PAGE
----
News archive October 2019 - Koos van den Hout

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2019-10-28 TCP reflective SYNs: blocking by the /24 1 year ago
It seems the TCP reflective SYN attacks are continuing. In researching my options I saw the option to use a netmask with the iptables recent module.

This helps a bit with the attacks trying to flood an entire block. I've updated the filtering to work by the /24, start a check on a SYN from such a block, end when an ACK flies by and start dropping when the rate is over 10 per 2 minutes.
iptables -A INPUT -p tcp -m tcp --tcp-flags SYN,ACK SYN -m recent --update --seconds 120 --hitcount 10 --name tcpsyn --mask --rsource -j LOGDROP
iptables -A INPUT -p tcp -m tcp --tcp-flags SYN,ACK SYN -m recent --set --name tcpsyn --mask --rsource
iptables -A INPUT -p tcp -m tcp --tcp-flags SYN,ACK ACK -m recent --remove --name tcpsyn --mask --rsource
LOGDROP is a rule to drop packets and ratelimit the logging of dropped packets, to avoid turning a network attack into a disk attack.

But I have to be careful not to make services hard to reach for legitimate clients. The above is working, and during attacks I don't see a single SYN_RECV socket.

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2019-10-27 Attempts to hack digital video recorders over http via the nntp port 1 year ago
Sometimes you really wonder about the amount of errors made by noisy attacks. I noticed the following pattern in the system logs:
nnrpd[7029]: unrecognized Accept-Encoding: identity
nnrpd[7029]: unrecognized Content-Length: 586
nnrpd[7029]: unrecognized Accept-Language: en-us
nnrpd[7029]: unrecognized Host:
nnrpd[7029]: unrecognized Accept: */*
nnrpd[7029]: unrecognized User-Agent: ApiTool
nnrpd[7029]: unrecognized Connection: close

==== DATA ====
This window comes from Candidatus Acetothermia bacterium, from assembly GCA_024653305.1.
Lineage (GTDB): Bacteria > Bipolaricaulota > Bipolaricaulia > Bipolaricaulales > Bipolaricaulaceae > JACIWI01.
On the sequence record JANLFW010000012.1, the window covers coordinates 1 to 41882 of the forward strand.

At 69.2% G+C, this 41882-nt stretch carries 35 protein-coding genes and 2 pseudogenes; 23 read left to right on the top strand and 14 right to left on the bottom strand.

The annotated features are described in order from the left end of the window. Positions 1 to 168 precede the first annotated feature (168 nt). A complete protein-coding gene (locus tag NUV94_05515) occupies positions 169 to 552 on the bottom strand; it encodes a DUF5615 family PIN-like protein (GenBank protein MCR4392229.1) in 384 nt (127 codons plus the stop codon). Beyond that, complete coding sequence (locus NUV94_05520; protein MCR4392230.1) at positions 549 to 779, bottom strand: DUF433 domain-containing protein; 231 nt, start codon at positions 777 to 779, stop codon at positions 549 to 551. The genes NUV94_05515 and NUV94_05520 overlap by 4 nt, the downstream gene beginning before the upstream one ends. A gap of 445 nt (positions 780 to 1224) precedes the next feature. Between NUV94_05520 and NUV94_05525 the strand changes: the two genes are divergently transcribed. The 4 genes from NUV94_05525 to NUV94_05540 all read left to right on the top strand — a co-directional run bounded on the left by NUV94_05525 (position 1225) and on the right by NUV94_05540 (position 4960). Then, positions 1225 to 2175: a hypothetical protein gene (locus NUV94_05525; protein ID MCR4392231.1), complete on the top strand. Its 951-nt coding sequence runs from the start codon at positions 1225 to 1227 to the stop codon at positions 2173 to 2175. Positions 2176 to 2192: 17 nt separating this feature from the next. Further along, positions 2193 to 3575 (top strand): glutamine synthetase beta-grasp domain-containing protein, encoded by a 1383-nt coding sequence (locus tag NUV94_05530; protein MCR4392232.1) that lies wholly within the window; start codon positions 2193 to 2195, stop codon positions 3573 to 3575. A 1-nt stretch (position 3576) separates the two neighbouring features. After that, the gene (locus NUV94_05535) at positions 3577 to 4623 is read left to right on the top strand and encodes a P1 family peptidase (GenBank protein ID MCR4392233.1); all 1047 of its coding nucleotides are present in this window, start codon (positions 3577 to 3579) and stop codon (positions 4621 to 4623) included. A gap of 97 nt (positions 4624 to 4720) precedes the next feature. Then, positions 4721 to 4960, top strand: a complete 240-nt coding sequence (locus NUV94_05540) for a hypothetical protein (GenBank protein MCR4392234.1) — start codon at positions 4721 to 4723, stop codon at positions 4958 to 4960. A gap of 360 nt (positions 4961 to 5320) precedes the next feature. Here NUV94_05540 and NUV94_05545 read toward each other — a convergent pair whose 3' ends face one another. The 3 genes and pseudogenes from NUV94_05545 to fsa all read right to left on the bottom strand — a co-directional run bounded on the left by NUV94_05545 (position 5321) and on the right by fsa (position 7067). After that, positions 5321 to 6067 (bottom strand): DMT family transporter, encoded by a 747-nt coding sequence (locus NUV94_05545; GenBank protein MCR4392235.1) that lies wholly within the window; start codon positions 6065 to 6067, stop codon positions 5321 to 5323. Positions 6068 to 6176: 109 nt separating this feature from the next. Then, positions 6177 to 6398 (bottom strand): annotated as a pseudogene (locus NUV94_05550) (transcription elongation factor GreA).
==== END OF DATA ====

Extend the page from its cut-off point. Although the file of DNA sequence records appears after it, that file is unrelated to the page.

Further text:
nnrpd[7029]: unrecognized Cache-Control: max-age=0
nnrpd[7029]: unrecognized Content-Type: text/xml
nnrpd[7029]: unrecognized Authorization: Basic YWRtaW46ezEyMjEzQkQ...
With some searching I eventually found exploit code for certain series of digital video recorders which can be anywhere on the wide Internet.

The whole protocol mismatch makes this a lot noisier via the nntp port than via http, but I also see some attempts via the http port.

Update: Suricata doesn't recognize the specific attack, but it does notice the HTTP basic auth in the traffic:
11/13/2019-20:12:33.772828  [**] [1:2006402:11] ET POLICY Incoming Basic Auth Base64 HTTP Password detected unencrypted [**] [Classification: Potential Corporate Privacy Violation] [Priority: 1] {TCP} ->

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2019-10-25 Slow(ish) syn floods getting more complicated to filter 1 year ago
Cybercriminal I'm seeing lots of sockets in state SYN_RECV again and noticed this time my earlier iptables rules to not respond to tcp syn packets that don't build up a connection aren't working. Between two syn packets from the same source there is 5 minutes, so my system responds to all of them. Ranges of addresses in the same block are used as source IPv4 addresses. For one address the traffic is very minimal:
22:40:51.600077 IP > Flags [S], seq 720891004, win 29200, length 0
22:40:51.600392 IP > Flags [S.], seq 1729897232, ack 720891005, win 29200, options [mss 1460], length 0
22:40:52.612035 IP > Flags [S.], seq 1729897232, ack 720891005, win 29200, options [mss 1460], length 0
22:40:54.628048 IP > Flags [S.], seq 1729897232, ack 720891005, win 29200, options [mss 1460], length 0
22:40:58.660031 IP > Flags [S.], seq 1729897232, ack 720891005, win 29200, options [mss 1460], length 0
22:41:06.851865 IP > Flags [S.], seq 1729897232, ack 720891005, win 29200, options [mss 1460], length 0
22:41:22.980000 IP > Flags [S.], seq 1729897232, ack 720891005, win 29200, options [mss 1460], length 0
22:45:18.565999 IP > Flags [S], seq 910623633, win 29200, length 0
22:45:18.566415 IP > Flags [S.], seq 3977721413, ack 910623634, win 29200, options [mss 1460], length 0
22:45:19.588000 IP > Flags [S.], seq 3977721413, ack 910623634, win 29200, options [mss 1460], length 0